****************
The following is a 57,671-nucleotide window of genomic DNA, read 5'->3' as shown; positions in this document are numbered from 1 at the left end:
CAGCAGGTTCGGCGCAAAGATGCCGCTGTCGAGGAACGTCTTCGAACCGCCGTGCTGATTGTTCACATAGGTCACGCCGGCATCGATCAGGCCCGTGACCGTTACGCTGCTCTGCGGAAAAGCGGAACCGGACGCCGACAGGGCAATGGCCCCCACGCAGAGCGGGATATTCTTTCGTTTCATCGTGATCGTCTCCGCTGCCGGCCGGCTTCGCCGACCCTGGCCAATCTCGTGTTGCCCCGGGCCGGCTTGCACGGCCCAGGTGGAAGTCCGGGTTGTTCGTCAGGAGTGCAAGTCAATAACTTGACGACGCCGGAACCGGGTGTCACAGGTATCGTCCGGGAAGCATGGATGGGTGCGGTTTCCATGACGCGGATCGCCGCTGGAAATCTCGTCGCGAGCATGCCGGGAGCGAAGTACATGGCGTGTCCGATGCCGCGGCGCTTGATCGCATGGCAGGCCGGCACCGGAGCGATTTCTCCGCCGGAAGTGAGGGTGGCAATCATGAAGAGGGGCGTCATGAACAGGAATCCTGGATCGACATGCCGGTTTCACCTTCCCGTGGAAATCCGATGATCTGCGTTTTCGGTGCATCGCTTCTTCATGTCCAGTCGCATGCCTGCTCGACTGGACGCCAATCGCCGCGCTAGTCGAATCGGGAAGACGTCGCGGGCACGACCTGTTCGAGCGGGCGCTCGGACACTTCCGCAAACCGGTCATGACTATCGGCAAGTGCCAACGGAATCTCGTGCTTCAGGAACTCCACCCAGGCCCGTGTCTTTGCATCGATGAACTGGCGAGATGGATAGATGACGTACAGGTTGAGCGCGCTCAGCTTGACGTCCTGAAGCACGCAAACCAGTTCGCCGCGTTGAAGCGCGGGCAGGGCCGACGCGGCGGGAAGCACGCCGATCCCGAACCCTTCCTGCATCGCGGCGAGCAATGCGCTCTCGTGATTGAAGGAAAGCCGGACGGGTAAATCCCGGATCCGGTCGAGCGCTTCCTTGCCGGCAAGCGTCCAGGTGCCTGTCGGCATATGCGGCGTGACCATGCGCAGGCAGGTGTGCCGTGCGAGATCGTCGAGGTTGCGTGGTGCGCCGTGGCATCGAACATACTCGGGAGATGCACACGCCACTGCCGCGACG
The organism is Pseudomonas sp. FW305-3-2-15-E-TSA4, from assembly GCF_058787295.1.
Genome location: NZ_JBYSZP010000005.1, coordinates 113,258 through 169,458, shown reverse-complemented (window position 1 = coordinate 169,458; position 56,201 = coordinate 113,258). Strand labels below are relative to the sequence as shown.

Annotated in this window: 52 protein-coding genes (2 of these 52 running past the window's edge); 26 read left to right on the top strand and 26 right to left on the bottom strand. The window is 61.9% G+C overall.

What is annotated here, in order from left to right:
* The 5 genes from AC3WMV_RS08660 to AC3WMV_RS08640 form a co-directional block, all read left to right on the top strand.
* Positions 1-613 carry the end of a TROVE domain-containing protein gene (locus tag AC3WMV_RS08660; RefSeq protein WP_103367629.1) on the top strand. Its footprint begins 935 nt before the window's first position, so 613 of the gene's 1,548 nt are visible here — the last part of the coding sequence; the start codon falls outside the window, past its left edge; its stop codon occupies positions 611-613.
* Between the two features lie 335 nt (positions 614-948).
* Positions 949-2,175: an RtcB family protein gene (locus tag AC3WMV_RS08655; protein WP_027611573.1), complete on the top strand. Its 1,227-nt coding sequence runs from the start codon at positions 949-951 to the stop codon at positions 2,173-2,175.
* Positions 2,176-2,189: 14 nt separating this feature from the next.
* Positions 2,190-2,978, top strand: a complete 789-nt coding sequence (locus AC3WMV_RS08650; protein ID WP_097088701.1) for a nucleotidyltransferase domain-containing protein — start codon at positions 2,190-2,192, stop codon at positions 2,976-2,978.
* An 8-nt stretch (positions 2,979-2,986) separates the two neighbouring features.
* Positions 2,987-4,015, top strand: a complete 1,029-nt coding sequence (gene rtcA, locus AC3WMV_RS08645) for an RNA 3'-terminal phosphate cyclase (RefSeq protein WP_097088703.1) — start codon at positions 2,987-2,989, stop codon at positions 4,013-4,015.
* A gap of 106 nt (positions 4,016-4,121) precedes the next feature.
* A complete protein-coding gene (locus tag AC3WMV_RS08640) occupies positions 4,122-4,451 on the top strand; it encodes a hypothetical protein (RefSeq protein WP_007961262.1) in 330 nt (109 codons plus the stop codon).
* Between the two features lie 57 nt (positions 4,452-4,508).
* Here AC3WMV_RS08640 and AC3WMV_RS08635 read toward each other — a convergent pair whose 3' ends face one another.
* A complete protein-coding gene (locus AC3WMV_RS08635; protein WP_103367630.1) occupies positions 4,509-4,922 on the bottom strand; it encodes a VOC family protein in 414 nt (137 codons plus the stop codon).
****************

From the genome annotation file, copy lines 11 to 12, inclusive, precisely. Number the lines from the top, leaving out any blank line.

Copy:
* Positions 2,176-2,189: 14 nt separating this feature from the next.
* Positions 2,190-2,978, top strand: a complete 789-nt coding sequence (locus AC3WMV_RS08650; protein ID WP_097088701.1) for a nucleotidyltransferase domain-containing protein — start codon at positions 2,190-2,192, stop codon at positions 2,976-2,978.